I was once talking to some sort of delegate of the European Union. He was from Slovenia, I from Britain, so we were discussing how our national characteristics affect our debating skills.
"Each country is very different," he said, in English better than mine. "The British are very reserved and would rather not talk about the problem. The Scandinavian countries will sit down for a brief meeting, simple and to the point and get it out of the way. And the Latins... well, they will take to the streets, shake their fists and make a lot of noise."
Argentina, a country consisting overwhelmingly of people of Italian origin, fall firmly into my Slovenian friend's stereotype. If there is something to protest against, they will.
As I write from an office on the main Avenida de mayo, near the government house, I hear all manner of songs, drums and pyrotechnics. Who knows what they are angry about (let's face there's a lot to choose from)?
Football fans are no different of course, but when 2,000 Racing fans assembled for a highly-organised march yesterday, in the middle of a very hot afternoon, to the Argentinian FA's headquarters to demand elections for their ailing club it took everyone a little by surprise.
It wasn't the first time they'd marched. In 2000, with the country at economic crisis point, 3,000 fans marched to ask the government for help against bankruptcy and the almost certain closure of this 105-year-old club. They won and Racing stumble on. Now they are marching against the company Blanquiceleste Ltd, (named after their blue and white jerseys) who took control of Racing.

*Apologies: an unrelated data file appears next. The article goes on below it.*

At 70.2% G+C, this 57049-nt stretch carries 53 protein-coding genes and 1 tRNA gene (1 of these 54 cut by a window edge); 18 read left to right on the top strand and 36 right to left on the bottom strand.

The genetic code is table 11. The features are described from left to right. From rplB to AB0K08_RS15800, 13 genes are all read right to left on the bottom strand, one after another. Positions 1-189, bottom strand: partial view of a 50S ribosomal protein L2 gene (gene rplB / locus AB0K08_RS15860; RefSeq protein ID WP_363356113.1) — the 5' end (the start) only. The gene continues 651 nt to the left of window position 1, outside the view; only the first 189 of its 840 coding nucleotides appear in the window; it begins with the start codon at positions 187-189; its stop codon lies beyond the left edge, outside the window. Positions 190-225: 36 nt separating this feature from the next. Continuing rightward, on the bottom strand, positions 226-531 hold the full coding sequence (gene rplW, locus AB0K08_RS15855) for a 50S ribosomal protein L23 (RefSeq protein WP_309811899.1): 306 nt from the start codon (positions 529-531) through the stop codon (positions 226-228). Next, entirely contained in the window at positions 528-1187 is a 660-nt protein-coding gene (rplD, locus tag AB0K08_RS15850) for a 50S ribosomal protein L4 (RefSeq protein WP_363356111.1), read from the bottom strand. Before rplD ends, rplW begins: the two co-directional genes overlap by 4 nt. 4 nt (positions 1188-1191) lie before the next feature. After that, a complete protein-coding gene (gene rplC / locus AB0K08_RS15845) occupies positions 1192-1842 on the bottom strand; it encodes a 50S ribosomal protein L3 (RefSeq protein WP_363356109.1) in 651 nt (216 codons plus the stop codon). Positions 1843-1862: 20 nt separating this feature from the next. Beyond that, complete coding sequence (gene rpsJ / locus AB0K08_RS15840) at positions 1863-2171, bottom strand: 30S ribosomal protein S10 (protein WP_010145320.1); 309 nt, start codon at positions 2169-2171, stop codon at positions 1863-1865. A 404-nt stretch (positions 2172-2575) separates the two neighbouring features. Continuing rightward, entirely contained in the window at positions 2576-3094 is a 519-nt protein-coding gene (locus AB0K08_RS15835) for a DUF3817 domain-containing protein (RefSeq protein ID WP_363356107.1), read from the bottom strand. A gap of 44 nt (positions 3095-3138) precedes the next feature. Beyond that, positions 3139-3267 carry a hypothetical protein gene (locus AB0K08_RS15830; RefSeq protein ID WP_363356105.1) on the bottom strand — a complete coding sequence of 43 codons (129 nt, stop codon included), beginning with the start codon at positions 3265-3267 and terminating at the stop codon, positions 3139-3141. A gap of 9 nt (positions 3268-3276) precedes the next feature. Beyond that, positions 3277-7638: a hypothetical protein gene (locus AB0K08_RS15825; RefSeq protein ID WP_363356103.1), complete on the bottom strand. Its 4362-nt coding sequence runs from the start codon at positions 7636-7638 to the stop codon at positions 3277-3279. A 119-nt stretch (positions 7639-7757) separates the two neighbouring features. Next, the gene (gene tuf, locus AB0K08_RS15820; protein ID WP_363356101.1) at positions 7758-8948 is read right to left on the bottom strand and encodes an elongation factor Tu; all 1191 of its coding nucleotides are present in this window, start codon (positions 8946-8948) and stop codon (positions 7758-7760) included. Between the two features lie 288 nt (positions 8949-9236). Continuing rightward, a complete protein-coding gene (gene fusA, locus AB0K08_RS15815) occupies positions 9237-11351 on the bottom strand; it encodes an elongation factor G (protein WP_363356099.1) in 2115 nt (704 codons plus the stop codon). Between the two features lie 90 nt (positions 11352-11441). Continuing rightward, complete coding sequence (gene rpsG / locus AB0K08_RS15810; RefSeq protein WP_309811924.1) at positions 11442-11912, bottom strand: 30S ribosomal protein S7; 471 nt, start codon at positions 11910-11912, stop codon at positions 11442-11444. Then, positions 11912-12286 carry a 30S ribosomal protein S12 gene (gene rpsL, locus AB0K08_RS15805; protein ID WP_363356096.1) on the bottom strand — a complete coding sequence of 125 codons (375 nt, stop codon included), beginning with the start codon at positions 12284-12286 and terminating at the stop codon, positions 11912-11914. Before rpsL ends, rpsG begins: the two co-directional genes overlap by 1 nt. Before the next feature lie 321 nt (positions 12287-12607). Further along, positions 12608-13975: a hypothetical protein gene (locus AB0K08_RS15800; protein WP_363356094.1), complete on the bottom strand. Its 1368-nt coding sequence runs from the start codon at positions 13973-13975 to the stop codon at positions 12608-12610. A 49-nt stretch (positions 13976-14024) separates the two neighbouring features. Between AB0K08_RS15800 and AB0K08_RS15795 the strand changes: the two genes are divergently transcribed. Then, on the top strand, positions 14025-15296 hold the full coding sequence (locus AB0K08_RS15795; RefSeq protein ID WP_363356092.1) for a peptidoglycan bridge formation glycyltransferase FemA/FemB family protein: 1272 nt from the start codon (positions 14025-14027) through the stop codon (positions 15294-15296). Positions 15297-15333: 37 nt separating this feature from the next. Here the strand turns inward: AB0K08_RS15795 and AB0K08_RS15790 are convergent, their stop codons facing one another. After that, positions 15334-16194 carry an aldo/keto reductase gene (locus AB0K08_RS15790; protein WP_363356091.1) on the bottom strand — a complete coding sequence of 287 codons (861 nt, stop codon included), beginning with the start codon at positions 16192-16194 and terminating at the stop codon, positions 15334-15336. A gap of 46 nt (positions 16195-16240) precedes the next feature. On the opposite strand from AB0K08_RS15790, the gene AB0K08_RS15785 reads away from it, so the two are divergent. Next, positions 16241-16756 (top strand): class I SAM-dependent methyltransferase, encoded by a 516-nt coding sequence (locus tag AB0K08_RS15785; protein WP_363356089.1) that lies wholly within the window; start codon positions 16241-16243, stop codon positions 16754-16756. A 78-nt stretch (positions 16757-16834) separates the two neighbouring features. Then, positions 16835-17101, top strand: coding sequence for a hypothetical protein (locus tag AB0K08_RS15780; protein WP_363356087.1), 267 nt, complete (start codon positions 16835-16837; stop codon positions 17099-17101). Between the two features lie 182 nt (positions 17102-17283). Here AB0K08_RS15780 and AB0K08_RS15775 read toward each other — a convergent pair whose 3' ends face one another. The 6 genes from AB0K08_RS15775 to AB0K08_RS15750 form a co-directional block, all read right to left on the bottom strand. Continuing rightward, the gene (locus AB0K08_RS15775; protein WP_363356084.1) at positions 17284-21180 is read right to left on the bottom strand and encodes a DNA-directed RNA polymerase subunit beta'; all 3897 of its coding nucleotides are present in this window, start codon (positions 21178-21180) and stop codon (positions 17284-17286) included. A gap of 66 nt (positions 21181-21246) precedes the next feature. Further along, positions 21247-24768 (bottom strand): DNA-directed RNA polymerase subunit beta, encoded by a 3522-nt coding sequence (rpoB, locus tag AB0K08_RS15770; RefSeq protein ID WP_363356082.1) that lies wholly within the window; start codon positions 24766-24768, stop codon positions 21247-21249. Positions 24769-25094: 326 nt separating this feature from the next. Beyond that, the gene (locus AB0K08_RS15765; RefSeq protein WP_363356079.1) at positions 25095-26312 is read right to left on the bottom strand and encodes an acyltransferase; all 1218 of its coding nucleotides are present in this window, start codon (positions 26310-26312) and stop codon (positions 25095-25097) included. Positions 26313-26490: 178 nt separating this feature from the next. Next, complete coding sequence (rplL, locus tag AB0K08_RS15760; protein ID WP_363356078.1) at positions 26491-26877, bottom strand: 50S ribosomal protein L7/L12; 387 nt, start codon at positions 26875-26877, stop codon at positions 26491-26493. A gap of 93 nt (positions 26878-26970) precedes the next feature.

Ex-players, ex-coaches, life long members and the barra brava blocked BA's main thoroughfare, chanting, 'Racing belongs to the fans, not the company' and pleading with AFA to call elections and change the perceived mismanagement of the club two years before it comes up for tender again.
Racing, one of the biggest clubs in Argentina, haven't even qualified for an international tournament in five years, and have won just one tournament in 40 years.
On top of that a matter of days before the beginning of this season, most of their technical staff quit, their star player Maximiliano Moralez left for Russia (before returning with a cold Ã¢ÂÂ maybe) and the rest of the players, who hadn't been paid for weeks, staged a walk out.
And to make matters even worse, Blanquiceleste Ltd, rented the stadium to their hated Ã¢ÂÂ really hated Ã¢ÂÂ rivals Independiente, while their new stadium was built.
The fans finally arrived outside the doors of AFA's downtown office at 7.30pm, but police had blocked the route, causing the barra brava to fight with heavy-handed officers resulting in 30 arrests and one policeman being taken to hospital after being hit by a flying bottle. The crowd were finally dispersed by water cannons.
And where, after all that, was Julio Humberto Grondona, AFA president since 1979? He had an appointment with the dentist.